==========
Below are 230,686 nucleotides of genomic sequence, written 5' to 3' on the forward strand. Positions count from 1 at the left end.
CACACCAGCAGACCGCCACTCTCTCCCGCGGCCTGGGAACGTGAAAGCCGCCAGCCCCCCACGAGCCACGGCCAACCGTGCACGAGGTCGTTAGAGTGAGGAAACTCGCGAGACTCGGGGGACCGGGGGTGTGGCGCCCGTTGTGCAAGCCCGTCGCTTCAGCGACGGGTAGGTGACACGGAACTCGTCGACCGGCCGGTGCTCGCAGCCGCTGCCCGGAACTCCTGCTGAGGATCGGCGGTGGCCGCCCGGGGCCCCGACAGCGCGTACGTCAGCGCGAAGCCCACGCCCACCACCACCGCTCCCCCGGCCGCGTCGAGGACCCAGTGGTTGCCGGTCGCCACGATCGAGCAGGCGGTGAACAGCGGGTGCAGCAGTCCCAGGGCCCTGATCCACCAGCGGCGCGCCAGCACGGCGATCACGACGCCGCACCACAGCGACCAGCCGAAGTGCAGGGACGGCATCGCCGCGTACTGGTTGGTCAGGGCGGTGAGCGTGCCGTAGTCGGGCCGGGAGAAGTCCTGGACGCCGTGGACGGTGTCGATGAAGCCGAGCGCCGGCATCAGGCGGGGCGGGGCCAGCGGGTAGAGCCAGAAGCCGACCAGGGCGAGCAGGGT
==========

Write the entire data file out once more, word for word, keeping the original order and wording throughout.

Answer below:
Below are 230,686 nucleotides of genomic sequence, written 5' to 3' on the forward strand. Positions count from 1 at the left end.
CACACCAGCAGACCGCCACTCTCTCCCGCGGCCTGGGAACGTGAAAGCCGCCAGCCCCCCACGAGCCACGGCCAACCGTGCACGAGGTCGTTAGAGTGAGGAAACTCGCGAGACTCGGGGGACCGGGGGTGTGGCGCCCGTTGTGCAAGCCCGTCGCTTCAGCGACGGGTAGGTGACACGGAACTCGTCGACCGGCCGGTGCTCGCAGCCGCTGCCCGGAACTCCTGCTGAGGATCGGCGGTGGCCGCCCGGGGCCCCGACAGCGCGTACGTCAGCGCGAAGCCCACGCCCACCACCACCGCTCCCCCGGCCGCGTCGAGGACCCAGTGGTTGCCGGTCGCCACGATCGAGCAGGCGGTGAACAGCGGGTGCAGCAGTCCCAGGGCCCTGATCCACCAGCGGCGCGCCAGCACGGCGATCACGACGCCGCACCACAGCGACCAGCCGAAGTGCAGGGACGGCATCGCCGCGTACTGGTTGGTCAGGGCGGTGAGCGTGCCGTAGTCGGGCCGGGAGAAGTCCTGGACGCCGTGGACGGTGTCGATGAAGCCGAGCGCCGGCATCAGGCGGGGCGGGGCCAGCGGGTAGAGCCAGAAGCCGACCAGGGCGAGCAGGGT